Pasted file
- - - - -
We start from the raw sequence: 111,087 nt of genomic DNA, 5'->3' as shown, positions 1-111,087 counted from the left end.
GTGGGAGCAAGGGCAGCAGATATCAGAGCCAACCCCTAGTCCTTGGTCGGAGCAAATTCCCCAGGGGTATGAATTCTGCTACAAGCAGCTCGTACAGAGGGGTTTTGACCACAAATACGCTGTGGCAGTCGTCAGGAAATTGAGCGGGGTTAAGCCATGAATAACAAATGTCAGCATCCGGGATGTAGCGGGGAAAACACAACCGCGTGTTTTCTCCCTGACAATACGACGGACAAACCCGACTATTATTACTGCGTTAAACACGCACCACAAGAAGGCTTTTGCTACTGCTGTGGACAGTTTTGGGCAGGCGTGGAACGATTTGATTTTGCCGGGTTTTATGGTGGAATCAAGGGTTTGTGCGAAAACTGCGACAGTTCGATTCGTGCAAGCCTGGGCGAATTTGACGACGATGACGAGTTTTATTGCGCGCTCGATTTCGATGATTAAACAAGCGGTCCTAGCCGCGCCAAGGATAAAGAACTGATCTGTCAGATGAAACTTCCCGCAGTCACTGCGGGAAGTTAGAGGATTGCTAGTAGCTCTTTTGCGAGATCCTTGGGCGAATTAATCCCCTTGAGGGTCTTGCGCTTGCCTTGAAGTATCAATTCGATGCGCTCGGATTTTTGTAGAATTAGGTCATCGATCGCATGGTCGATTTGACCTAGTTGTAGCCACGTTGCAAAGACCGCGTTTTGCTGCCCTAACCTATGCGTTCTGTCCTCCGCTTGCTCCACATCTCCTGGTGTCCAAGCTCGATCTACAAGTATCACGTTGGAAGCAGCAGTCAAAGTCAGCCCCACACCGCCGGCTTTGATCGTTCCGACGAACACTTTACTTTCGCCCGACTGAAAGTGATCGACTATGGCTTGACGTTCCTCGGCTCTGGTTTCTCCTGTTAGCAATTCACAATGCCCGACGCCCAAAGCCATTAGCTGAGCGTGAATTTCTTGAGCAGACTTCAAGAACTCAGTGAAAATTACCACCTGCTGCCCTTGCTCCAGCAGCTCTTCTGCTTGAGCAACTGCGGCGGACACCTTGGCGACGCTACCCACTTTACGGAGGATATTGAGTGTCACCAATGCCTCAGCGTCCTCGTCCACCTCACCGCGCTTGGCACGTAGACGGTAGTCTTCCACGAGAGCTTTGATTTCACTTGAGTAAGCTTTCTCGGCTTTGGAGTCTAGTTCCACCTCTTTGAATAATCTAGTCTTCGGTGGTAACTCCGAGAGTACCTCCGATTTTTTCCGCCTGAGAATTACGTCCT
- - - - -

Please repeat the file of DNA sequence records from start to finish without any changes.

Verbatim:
We start from the raw sequence: 111,087 nt of genomic DNA, 5'->3' as shown, positions 1-111,087 counted from the left end.
GTGGGAGCAAGGGCAGCAGATATCAGAGCCAACCCCTAGTCCTTGGTCGGAGCAAATTCCCCAGGGGTATGAATTCTGCTACAAGCAGCTCGTACAGAGGGGTTTTGACCACAAATACGCTGTGGCAGTCGTCAGGAAATTGAGCGGGGTTAAGCCATGAATAACAAATGTCAGCATCCGGGATGTAGCGGGGAAAACACAACCGCGTGTTTTCTCCCTGACAATACGACGGACAAACCCGACTATTATTACTGCGTTAAACACGCACCACAAGAAGGCTTTTGCTACTGCTGTGGACAGTTTTGGGCAGGCGTGGAACGATTTGATTTTGCCGGGTTTTATGGTGGAATCAAGGGTTTGTGCGAAAACTGCGACAGTTCGATTCGTGCAAGCCTGGGCGAATTTGACGACGATGACGAGTTTTATTGCGCGCTCGATTTCGATGATTAAACAAGCGGTCCTAGCCGCGCCAAGGATAAAGAACTGATCTGTCAGATGAAACTTCCCGCAGTCACTGCGGGAAGTTAGAGGATTGCTAGTAGCTCTTTTGCGAGATCCTTGGGCGAATTAATCCCCTTGAGGGTCTTGCGCTTGCCTTGAAGTATCAATTCGATGCGCTCGGATTTTTGTAGAATTAGGTCATCGATCGCATGGTCGATTTGACCTAGTTGTAGCCACGTTGCAAAGACCGCGTTTTGCTGCCCTAACCTATGCGTTCTGTCCTCCGCTTGCTCCACATCTCCTGGTGTCCAAGCTCGATCTACAAGTATCACGTTGGAAGCAGCAGTCAAAGTCAGCCCCACACCGCCGGCTTTGATCGTTCCGACGAACACTTTACTTTCGCCCGACTGAAAGTGATCGACTATGGCTTGACGTTCCTCGGCTCTGGTTTCTCCTGTTAGCAATTCACAATGCCCGACGCCCAAAGCCATTAGCTGAGCGTGAATTTCTTGAGCAGACTTCAAGAACTCAGTGAAAATTACCACCTGCTGCCCTTGCTCCAGCAGCTCTTCTGCTTGAGCAACTGCGGCGGACACCTTGGCGACGCTACCCACTTTACGGAGGATATTGAGTGTCACCAATGCCTCAGCGTCCTCGTCCACCTCACCGCGCTTGGCACGTAGACGGTAGTCTTCCACGAGAGCTTTGATTTCACTTGAGTAAGCTTTCTCGGCTTTGGAGTCTAGTTCCACCTCTTTGAATAATCTAGTCTTCGGTGGTAACTCCGAGAGTACCTCCGATTTTTTCCGCCTGAGAATTACGTCCT